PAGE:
Data cards for Internet in Honduas

If you have an unlocked iPhone or other smart phone, you can purchase and use data cards to get Internet as you travel. You can also use these sim cards in USB modems that connect to your computer. In Honduras I used data cards in an unlocked iPhone 3GS. Claro is the less expensive of the two Honduras cellular carriers. I was given the sim card free at the Claro store, a proper Claro shop, not local, small shop reseller. You can buy 1 day, 7 day, 15 day, or 30 day cards. I paid 290 Limpera for a 15 day period providing me with 5 Gb of data. For 490 you can have 1month and 7gb. An additional week will be 140 for another 7 days, 3gb. My first card was TIGO. I paid 45 Limpera for the sim card. I paid 150 Limpera for a 7 day card […]


Thrush (the bird) in Roatan

Each morning I awake to the sound of a bird that repeats the same call over and over, in exactly the same pattern. I recorded it and played it to Terry to learn what it is. He said it is a type of Thrush called the Bobo or something like that. The other sound you’ll hear is, I think, a Gecko.


Hostel in Roatan

I am told you can find some guest houses that have dorms around the West End where the dive shops are, but that they don’t have websites. I didn’t find anything about one online. I did see a sign for a hostel when I went to the West End while on the sailboat but I didn’t see any place that looked like it was the hostel. Looking online, I found a listing with reviews and a website for Roatan Backpacker’s Hostel and decided to go there. The reviews said Mel, the owner, was very nice and helpful. This is true. She gave me plenty of information about this area — how to walk down to the beach, where to eat — and also answered every question I had for my articles about Roatan. It is a small two story building on a dirt road. It is easy to walk from […]


Moving on to Sandy Bay, Roatan

Just briefly for now… This morning, with a sad heart, I left my Oakridge neighborhood to see more of Roatan. More came to the local bus stop with me and then rode the first bus with me to make sure I would find the second bus as this bus driver speaks only Spanish. I was so sad leaving him. I cried as i got off the bus and as he continued down the road to return home Then, waiting for the next bus to depart the station, I cried again. And on the bus as I told a woman how much I would miss him and miss his cousin. I had a nice afternoon at CoCo View. I got to see it, snorkel there, and relax. Then I had a nice ride into Coxen Hole and got another bus to Sandy Bay. But sunset I was at my next home-for-a-few-days, […]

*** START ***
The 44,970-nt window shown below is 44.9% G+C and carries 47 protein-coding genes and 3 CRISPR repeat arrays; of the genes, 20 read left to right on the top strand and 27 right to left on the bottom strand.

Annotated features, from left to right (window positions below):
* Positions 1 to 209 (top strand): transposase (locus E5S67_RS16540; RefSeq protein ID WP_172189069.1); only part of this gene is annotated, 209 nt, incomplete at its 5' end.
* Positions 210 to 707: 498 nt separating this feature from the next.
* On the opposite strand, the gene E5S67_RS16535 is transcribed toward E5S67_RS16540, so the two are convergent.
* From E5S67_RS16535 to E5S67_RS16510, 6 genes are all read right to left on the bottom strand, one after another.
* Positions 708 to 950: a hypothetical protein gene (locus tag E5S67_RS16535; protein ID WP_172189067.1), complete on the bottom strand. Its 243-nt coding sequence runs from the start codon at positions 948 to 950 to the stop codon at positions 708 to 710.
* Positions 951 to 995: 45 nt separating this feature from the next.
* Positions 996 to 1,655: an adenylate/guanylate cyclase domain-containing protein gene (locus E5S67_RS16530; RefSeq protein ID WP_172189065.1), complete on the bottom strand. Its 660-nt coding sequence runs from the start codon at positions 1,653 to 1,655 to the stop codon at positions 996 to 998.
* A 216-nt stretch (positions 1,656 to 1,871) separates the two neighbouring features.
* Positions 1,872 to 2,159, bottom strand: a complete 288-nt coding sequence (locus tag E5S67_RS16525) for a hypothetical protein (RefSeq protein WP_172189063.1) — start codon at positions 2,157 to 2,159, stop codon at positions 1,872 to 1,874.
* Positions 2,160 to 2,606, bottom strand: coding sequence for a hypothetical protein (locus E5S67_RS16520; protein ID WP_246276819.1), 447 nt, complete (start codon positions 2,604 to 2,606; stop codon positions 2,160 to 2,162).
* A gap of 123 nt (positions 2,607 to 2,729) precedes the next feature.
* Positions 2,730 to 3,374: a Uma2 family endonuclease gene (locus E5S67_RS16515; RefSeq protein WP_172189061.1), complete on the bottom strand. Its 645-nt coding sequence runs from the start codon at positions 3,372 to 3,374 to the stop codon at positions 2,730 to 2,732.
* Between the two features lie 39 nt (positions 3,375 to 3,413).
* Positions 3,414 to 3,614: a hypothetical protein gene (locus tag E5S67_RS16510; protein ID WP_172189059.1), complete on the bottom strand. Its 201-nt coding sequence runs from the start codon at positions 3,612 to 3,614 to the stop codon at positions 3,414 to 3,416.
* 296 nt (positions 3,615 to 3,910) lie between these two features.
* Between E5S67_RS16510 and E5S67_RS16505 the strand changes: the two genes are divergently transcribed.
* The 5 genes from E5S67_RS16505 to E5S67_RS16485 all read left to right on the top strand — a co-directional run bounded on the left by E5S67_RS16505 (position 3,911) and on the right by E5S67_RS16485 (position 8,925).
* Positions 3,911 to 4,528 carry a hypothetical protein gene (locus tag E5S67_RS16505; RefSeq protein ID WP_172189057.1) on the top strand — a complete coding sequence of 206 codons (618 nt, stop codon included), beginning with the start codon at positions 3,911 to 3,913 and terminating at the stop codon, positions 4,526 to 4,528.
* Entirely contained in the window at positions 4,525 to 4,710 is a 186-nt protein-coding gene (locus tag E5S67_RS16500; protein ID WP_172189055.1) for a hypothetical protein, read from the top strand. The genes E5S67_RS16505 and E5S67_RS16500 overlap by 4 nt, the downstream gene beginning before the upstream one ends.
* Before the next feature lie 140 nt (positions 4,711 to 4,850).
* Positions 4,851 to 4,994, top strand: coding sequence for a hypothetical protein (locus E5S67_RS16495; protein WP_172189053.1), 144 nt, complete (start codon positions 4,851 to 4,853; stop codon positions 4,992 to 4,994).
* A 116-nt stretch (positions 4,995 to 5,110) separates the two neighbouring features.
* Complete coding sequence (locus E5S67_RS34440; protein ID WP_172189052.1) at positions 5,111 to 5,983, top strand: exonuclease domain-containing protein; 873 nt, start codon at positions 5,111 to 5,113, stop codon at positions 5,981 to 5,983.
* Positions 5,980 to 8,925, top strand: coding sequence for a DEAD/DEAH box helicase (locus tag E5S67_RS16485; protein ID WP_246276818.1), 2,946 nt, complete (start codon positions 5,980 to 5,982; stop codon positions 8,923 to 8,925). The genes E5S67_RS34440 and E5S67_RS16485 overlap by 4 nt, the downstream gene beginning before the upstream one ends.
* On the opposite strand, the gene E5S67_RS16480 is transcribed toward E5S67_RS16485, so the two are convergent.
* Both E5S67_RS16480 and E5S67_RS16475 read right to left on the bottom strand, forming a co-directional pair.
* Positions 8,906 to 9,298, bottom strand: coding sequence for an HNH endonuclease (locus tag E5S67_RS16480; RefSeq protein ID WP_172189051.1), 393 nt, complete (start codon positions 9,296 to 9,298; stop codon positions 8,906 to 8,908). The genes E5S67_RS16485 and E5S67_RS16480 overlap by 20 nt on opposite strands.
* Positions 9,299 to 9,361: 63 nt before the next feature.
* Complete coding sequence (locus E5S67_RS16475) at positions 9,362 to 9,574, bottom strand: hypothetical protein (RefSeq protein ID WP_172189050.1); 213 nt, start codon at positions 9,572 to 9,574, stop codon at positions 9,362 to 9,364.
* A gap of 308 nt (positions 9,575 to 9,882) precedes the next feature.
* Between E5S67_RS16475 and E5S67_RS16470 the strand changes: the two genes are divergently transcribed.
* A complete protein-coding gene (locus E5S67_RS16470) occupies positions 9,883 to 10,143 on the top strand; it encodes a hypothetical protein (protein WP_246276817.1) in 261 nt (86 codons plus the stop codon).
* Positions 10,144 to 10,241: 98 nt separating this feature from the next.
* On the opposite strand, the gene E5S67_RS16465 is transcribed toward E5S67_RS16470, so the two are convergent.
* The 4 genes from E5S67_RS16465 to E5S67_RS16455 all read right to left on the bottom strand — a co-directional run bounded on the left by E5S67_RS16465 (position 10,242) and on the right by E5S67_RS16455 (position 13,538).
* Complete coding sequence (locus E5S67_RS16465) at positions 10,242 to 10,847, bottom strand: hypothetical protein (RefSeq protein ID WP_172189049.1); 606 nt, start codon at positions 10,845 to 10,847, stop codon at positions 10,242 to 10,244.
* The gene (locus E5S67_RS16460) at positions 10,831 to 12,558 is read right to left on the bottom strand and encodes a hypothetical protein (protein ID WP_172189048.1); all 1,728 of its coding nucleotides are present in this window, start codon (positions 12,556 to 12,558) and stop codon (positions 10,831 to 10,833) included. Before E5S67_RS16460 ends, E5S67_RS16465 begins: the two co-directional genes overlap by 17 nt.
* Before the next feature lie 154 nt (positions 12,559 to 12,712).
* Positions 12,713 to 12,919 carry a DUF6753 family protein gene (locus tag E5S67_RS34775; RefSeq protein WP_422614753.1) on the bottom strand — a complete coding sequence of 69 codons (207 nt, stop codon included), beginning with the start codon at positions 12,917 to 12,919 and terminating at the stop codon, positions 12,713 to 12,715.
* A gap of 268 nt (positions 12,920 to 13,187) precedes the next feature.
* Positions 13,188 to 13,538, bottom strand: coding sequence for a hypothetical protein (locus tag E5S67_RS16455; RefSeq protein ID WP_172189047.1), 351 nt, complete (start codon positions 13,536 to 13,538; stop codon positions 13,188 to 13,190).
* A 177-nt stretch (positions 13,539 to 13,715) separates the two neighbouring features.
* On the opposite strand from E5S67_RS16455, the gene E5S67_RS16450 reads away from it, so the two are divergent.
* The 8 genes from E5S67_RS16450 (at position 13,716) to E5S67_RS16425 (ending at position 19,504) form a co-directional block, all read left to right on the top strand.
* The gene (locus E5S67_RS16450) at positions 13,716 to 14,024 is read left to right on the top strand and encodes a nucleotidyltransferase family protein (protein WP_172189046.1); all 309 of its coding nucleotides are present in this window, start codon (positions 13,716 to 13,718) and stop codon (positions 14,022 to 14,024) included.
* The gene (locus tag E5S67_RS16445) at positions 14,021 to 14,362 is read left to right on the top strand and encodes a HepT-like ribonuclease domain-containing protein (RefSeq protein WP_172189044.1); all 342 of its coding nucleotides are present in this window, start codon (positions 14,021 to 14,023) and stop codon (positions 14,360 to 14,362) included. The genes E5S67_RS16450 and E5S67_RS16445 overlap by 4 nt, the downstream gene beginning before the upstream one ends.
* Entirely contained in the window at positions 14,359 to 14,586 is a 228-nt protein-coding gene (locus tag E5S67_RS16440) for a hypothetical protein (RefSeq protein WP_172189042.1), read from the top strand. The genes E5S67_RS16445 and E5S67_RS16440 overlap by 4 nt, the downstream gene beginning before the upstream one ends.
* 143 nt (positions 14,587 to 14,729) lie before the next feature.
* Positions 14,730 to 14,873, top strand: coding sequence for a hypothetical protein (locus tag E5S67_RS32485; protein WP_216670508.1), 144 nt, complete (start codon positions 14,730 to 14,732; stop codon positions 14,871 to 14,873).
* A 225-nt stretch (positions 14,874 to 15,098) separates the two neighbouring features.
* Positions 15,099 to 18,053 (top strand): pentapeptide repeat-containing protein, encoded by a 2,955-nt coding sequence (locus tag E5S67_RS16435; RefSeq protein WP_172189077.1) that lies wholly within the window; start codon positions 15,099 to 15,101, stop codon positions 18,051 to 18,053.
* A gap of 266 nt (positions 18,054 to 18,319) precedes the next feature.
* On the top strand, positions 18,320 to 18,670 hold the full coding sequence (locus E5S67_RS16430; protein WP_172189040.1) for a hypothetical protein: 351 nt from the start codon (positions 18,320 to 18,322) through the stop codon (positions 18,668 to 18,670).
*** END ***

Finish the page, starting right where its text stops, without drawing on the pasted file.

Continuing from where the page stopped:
Transportation on Roatan

On the Bay Island of Roatan, there is only one main road which runs across its length.

At one point it crosses from running on the north shore at the west side to the south shore on the east side. From that main road, you will see offshoots that lead to the various towns and resorts. These tend to be marked with large signs. You will not find signs marking street names; there are no street names or street addresses on Roatan. Instead, you need to know landmarks.

There are busses on Roatan, but they — and the bus stops — are not easy to spot. Tourists tend to take taxis. The busses are actually mini-vans. From what I have seen, they are white and rather unmarked. A bus will go all over, off the main road into the various neighborhoods, so it can take a couple of hours to get across the island.


A slice of life among my Roatan friends

May 19 A slice of life among my Roatan friends. I am with my friend, a few sisters, brothers, husbands, and various children. We are at a home that is down the road a short walk from her mother’s over-the-ocean home, on the other side of the narrow road. As with the homes over the water, these homes are built on stilts. However, these homes are cut into the jungle. Several homes sit side by side. Yes, like in an American suburb. Each home has a good chunk of cleared land for the home, side and back yards. Yes, like in an American suburb. But behind the back yard clearing is jungle. Lots of jungle! No other backyards like in American suburbia. In fact, there is no other home, no other yard. Not a freeway either. If you were to manage to walk — to cut your way — through […]